That’s why I think it’s time for a national vision that is less about heading ever Westward and conquering new frontiers. We need to stay where we are and thoughtfully restore the communities we now inhabit, both human and wild.

Susan Tweit is a contributor to Writers on the Range, a service of High Country News (hcn.org). She is a writer and naturalist in Salida, Colorado.

Note: the opinions expressed in this column are those of the writer and do not necessarily reflect those of High Country News, its board or staff. If you'd like to share an opinion piece of your own, please write Betsy Marston at [email protected].

High Country News Classifieds
  • WATER POLICY ANALYST WITH WRA (BOULDER)
    Position Summary: Western Resource Advocates seeks a passionate Water Policy Analyst with knowledge of western water issues to join our Healthy Rivers Team to strengthen...
  • GILA NATIONAL FOREST
    9+ acre inholding. Passive solar strawbale off the grid and next to the Continental Divide Trail in ponderosa pine/doug fir forest at 7400.
  • HIRING BEARS EARS EDUCATION CENTER DIRECTOR
    Conservation nonprofit Friends of Cedar Mesa in Bluff, Utah is hiring an Education Center Director to oversee the operation of the Bears Ears Education Center....
  • PROGRAM MANAGER, SUSTAINING FLOWS
    Friends of the Verde River, Cottonwood, AZ. Apply at https://verderiver.org/employment-opportunities/
  • PROGRAM ASSOCIATE - VERDE RIVER EXCHANGE
    Verde River Exchange - Friends of the Verde River, Cottonwood, AZ. Apply at https://verderiver.org/employment-opportunities/
  • CODE COMPLIANCE OFFICER
    Teton County Planning & Building is hiring! Our ideal candidate is a team-player, a problem-solver, pays attention to detail, and can clearly communicate technical material...
  • ARCHITECTURE DRAFTSPERSON/PROJECT MANAGER
    Studio Architects is seeking a full time Architectural drafts-person/project manager with1-3 years of experience to join our firm. At Studio Architects our mission is to...
  • ASSISTANT MANAGER/TRAINEE, COLORADO RANCH
    needed for 16,000+ acre conservation property in south central Colorado. Qualified candidate would have experience working on a ranch or wilderness property, general forestry/fire management...
  • FARM HAND &/OR NANNY IN ESCALANTE
    Nanny for 18-mnth-old. Yearly salary, vacation, health insurance. Spanish/other foreign-language native spkr prefrrd.
  • EXECUTIVE DIRECTOR
    Washington Association of Land Trusts seeks an ED to build on WALTs significant success & to lead the association to new levels of achievement. See...
  • BEAUTIFUL CUSTOM STRAWBALE HOME IN WESTERN COLORADO!
    Secluded, energy efficient Southwestern home on 40 wooded acres. Broker - Rand Porter - United Country Real Colorado Properties. 970-261-1248, $425K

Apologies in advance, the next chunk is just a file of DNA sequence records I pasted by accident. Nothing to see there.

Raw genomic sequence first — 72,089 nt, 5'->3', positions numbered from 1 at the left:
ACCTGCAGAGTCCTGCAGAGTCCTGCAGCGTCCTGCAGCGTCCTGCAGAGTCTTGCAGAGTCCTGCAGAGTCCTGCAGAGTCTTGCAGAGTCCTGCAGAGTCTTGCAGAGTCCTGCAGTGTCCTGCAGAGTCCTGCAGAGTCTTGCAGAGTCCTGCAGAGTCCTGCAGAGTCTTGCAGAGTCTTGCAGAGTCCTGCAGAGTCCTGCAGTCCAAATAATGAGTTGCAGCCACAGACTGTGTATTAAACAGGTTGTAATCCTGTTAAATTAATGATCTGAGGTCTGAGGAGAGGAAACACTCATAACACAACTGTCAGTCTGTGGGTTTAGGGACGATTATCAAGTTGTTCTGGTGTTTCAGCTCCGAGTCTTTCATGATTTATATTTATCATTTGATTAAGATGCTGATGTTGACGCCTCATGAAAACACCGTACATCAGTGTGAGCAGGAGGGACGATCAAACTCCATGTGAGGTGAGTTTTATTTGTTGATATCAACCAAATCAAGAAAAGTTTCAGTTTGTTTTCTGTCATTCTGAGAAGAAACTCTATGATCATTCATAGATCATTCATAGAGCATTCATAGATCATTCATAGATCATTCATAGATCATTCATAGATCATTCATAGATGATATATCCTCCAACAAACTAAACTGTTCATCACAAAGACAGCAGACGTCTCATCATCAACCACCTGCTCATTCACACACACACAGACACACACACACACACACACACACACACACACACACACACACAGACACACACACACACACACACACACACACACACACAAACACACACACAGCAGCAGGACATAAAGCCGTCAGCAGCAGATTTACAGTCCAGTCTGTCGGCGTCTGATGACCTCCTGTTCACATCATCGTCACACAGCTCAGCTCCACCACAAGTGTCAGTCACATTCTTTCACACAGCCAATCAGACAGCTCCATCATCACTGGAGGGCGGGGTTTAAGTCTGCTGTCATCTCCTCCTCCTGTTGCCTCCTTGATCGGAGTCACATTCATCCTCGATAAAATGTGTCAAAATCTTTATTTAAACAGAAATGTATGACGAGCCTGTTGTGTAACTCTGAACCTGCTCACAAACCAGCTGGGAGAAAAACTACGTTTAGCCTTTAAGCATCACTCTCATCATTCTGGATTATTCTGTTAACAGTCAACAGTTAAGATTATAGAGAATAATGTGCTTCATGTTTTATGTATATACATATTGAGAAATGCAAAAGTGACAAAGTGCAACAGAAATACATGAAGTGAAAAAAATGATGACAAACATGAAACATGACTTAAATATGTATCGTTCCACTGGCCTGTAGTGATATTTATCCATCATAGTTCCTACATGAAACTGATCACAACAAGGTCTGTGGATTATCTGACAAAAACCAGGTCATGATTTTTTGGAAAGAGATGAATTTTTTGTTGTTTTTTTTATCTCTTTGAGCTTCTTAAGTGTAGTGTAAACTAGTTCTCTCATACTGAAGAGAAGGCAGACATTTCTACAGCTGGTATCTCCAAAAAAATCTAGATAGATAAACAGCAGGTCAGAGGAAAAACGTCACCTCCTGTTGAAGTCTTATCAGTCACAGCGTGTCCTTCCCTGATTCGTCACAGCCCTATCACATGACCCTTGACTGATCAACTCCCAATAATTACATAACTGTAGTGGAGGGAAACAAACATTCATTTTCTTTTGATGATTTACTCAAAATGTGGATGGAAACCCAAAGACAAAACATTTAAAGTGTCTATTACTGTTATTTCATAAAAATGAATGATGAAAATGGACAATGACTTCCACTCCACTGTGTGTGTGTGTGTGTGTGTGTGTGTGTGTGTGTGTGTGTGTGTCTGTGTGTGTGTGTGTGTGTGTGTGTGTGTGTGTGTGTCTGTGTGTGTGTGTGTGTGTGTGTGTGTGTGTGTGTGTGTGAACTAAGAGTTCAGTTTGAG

• FORMER RETREAT CENTER/CONSERVATION PROPERTY FOR SALE
    57 acres in Skull Valley, AZ, 17 miles from Prescott, year-round creek, swimming holes, secluded canyon, hiking/meditation trails, oaks, pines, garden, greenhouse. House, office building,...
  • ARIZONA PUBLIC LANDS ORGANIZER
    Title: Public Lands Organizer About the Arizona Wildlife Federation (AWF) The AWF is a non-profit organization dedicated to educating, inspiring, and assisting individuals and organizations...
  • HISTORIC RANCH HOME W/ 20 ACRES
    Historic 1893 Ranch Headquarters. 4 Bdrm, 3.5 Ba, 4000 ft2. Remodeled 2002. Includes 2 studio apts, stables, arena, workshop, 5 RV hookups. Chirachua & Peloncillo...
  • VICE PRESIDENT OF RETAIL OPERATIONS
    The Vice President of Retail Operations will provide overall leadership and accountability for purchasing, product development, merchandising planning, visual merchandising, retail operational excellence, oversight and...
  • ASSOCIATE DIRECTOR
    Grand Staircase Escalante Partners seeks an experienced fundraiser with excellent communication and organizational skills.
  • PROGRAM MANAGER
    position in Phoenix with the Babbitt Center for Land and Water Policy.
  • ROADS END CABIN NEAR YELLOWSTONE
    Vaulted ceilings, two fireplaces, two bedrooms, loft, jetted tub, wifi. Forest, mountain views. Wildlife. [email protected]
  • ACCOUNTING CLERK
    Our director is seeking to employ the services of an Accounting Clerk to assist with various accounting and administrative tasks. This is a great opportunity...
  • EXECUTIVE DIRECTOR, COMMUNITY RADIO PROJECT
    Community Radio Project, Cortez, CO (KSJD & the Sunflower Theatre). Visit ksjd.org and click on the Executive Director search link. CRP is an EOE.